It was a Thursday night in San Luis Obispo and hundreds of Cal Poly students were up late cramming—but not for an exam. Instead, almost 400 people packed into the garden bar at Creeky Tiki, the week’s “Bar of the Night.”

Bar of the Night, the student-run takeover of a downtown bar, is planned, promoted, and DJed by a group of four Cal Poly students. The weekly event alternates between Mother’s Tavern (MoTav) and Creeky Tiki

Bar of the Night began in April of last year as an Instagram account. Founders and Cal Poly alums Jesse Sanchez and David Klopp started the account with the intention of bringing their friends together to enjoy their last quarter. 

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Video by Kelsey Luvisa

“We set up polls on the Instagram story, similar to a March Madness bracket, just filled with bars. Whichever bar won was the bar of the night,” Sanchez said.

In the early stages, Bar of the Night had nothing to do with DJing. Sanchez and Klopp just decided to gather a large group of their nearest and dearest and fill a bar downtown.

“The first event was at MoTav. No entertainment or drink deals were involved. It was a strength in numbers type of night. I’d say about 100 of us took over this place and caused quite a ruckus,” Sanchez said. “Being the small town [San Luis Obispo] is, information travels quickly. The next day, we saw funny text messages [from the] MoTav fan-base feeling overwhelmed by our presence.”

Bar of the Night quickly evolved into something more as Sanchez and a few of his close friends started DJing their own events and making promotional posters to attract larger crowds. According to Sanchez, Bar of the Night got so popular by the time he graduated that bar managers were messaging him trying to get the Bar of the Night team to put on events at their bars.

Monica Reyes, the manager of Creeky Tiki, has been working with the Bar of the Night group since the very beginning. According to Reyes, Bar of the Night brings a unique energy.

“There’s an excitement in the crowd since many of them are friends with the DJs,” Reyes said.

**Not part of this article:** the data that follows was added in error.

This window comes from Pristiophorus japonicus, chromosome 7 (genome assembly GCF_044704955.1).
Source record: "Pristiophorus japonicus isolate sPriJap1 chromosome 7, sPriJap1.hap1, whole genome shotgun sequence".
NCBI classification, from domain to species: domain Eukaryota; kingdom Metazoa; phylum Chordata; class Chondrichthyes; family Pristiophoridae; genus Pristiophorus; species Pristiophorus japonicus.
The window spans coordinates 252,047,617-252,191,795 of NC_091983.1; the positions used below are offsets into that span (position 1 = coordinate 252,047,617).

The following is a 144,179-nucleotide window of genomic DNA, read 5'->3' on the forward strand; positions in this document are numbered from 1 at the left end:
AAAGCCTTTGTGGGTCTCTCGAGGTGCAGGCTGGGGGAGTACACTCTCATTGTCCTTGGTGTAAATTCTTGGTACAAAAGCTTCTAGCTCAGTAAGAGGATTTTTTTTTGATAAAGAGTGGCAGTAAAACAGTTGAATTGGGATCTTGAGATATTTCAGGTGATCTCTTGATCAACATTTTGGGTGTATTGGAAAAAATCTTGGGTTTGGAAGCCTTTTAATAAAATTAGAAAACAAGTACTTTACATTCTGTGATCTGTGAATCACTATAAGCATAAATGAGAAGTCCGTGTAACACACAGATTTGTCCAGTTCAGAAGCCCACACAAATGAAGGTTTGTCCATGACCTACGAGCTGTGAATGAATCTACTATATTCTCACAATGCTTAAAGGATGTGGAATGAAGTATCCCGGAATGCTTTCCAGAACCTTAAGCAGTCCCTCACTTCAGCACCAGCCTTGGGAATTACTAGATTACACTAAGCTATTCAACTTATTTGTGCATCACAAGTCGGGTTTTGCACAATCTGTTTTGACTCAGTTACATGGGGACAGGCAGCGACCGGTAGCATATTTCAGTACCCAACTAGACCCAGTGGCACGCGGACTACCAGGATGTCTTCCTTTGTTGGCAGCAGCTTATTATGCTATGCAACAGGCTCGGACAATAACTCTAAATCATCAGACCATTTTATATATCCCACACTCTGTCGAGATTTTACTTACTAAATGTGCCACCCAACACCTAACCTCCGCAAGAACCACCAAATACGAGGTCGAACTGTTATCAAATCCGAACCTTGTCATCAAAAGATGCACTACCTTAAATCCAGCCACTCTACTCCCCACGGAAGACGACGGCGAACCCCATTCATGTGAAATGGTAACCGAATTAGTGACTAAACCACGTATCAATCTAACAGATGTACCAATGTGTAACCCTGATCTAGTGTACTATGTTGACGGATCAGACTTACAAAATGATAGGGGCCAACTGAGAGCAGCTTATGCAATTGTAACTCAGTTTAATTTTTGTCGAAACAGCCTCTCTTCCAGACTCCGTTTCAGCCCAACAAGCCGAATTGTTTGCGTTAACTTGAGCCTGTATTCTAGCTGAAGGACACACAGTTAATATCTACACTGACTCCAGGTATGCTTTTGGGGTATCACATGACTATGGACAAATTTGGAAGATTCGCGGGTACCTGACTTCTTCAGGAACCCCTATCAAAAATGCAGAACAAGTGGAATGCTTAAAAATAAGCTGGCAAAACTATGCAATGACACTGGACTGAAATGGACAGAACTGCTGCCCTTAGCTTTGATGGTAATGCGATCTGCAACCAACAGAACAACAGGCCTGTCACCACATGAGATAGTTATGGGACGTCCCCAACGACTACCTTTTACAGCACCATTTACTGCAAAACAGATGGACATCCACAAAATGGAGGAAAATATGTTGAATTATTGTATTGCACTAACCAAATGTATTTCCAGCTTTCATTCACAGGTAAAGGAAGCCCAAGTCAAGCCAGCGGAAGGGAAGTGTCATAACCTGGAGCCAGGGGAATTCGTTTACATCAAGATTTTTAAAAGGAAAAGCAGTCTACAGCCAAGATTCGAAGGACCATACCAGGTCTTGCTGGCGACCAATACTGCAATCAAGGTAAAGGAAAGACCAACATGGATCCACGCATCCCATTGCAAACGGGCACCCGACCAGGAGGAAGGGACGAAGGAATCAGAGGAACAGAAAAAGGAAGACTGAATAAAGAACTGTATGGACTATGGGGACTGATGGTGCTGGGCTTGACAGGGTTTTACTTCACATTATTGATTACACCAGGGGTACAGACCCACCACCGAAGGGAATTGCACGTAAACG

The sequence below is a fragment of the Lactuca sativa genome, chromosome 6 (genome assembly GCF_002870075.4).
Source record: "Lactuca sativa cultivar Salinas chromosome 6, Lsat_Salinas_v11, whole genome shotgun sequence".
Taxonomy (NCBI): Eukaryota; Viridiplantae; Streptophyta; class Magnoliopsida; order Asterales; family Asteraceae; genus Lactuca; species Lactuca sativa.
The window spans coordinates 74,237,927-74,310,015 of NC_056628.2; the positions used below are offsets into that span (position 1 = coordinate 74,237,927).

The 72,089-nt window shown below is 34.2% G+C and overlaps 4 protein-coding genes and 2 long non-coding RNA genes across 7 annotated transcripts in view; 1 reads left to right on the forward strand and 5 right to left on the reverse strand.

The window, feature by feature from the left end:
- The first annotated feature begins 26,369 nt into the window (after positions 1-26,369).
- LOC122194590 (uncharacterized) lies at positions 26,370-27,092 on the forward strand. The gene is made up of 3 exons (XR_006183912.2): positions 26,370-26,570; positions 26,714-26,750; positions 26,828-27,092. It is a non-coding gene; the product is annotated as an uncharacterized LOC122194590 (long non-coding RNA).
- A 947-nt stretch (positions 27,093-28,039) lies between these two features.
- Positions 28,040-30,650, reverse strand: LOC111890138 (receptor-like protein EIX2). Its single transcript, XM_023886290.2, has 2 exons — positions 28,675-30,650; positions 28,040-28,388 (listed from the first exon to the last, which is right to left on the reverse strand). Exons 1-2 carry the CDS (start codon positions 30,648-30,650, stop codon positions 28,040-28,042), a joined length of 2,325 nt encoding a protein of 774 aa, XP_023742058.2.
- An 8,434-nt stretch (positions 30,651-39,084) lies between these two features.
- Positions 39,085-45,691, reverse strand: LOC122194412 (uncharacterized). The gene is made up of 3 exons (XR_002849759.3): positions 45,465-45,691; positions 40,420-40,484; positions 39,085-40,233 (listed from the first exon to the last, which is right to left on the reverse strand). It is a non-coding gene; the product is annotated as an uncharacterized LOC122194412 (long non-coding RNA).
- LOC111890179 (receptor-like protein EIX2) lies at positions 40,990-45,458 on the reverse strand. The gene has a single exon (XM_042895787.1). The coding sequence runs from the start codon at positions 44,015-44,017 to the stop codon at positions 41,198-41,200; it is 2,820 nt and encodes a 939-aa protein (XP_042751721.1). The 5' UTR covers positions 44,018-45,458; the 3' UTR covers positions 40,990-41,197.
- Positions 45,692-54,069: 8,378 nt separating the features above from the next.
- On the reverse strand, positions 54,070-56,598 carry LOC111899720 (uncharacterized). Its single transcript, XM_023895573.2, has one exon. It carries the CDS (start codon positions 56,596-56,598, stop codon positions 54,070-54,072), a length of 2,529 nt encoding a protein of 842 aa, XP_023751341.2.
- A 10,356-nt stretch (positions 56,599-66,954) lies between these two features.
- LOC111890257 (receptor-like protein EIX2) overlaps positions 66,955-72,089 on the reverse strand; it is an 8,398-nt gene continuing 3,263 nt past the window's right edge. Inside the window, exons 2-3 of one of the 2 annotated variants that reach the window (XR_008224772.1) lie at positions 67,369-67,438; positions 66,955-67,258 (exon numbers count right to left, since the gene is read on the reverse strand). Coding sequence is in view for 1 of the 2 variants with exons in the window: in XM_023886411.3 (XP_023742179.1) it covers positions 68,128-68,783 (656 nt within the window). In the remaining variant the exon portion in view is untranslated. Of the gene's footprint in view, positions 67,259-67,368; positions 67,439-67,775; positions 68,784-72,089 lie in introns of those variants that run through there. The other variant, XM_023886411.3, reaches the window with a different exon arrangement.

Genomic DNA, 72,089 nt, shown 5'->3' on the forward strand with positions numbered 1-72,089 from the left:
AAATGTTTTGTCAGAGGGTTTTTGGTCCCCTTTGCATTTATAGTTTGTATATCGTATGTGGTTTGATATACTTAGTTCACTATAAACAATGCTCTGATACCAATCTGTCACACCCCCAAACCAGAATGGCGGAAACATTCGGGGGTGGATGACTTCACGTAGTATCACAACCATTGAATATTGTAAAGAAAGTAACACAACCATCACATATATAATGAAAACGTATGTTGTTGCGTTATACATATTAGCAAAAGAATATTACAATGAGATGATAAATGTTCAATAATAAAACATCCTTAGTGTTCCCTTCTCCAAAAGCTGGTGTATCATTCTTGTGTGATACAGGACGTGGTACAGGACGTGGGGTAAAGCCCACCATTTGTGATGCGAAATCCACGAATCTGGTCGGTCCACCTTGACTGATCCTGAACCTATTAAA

Jayna Dunning | Mustang News

English senior Lauren Turner was one of the many in the crowd at Creeky Tiki on Thursday, Oct. 10, for Bar of the Night.

“It’s a totally different vibe [at Creeky Tiki] when Bar of the Night is there,” Turner said. “There’s a lot more familiar faces and it’s way more crowded than other times I’ve been there.”

Wanting to keep the party going after they graduated, Sanchez and the rest of the original team passed it onto a new group of DJs for the 2019-2020 school year.  

Current “manager” of Bar of the Night and industrial engineering senior Preston Stebel became involved in spring 2019 as a DJ. Before Bar of the Night came around, the bars downtown were missing the mark when it came to their music selection, according to Stebel. 

“I think the main reasoning behind [Bar of the Night] was to get the kind of music the Cal Poly [student] body likes so that people are more inclined to go to the bars and not necessarily stay up near the school,” Stebel said.

Stebel, whose sets are composed of house and disco music, said all four of their DJs bring their own style to their set. They are also in the process of recruiting more DJs who can further diversify the group’s offerings. 

Bar of the Night resumed hosting events Sept. 17 after taking the summer off. So far, the group has agreements with Creeky Tiki and Mother’s Tavern to host bi-weekly events that switch between Tuesdays and Thursdays. 

“[Bar owners are] very open to us as long as we follow their rules and do everything that they want,” Stebel said. “They pretty much give us free reign and allow us to do whatever we want.”

Stebel said he is currently looking into expanding Bar of the Night to other bars in downtown San Luis Obispo and even Mr. Rick’s in Avila Beach.

As of right now, through Instagram and word of mouth, the team brings in hundreds of people, mostly students, to each of their events. According to Stebel, they are not yet being paid for the events; however, there are some good perks, like $300 worth of drinks on the nights they perform. 

Although minimal payment could be helpful for the group to continue improving the quality of their events, it is not about the money, according to Sanchez.

“The moment this turns into a monetary business is the point the events will lose integrity,” Sanchez said. “I don’t want people to show up to the events just so [we] can cash in. That’s not why I do it, I just want everyone to have fun. And if that’s through my DJing, or everyone getting cheaper drinks, then I’m content.”

As the events grew, the Bar of the Night community has grown larger as well. 

“It’s just cool how everyone is getting more involved with it, and everyone wants to help and come up with themes and come up with different bars to do and different ideas, so that’s just the coolest thing is how many people are interested in Bar of the Night,” Stebel said.

Kelsey Luvisa and Jayna Dunning contributed to this story.

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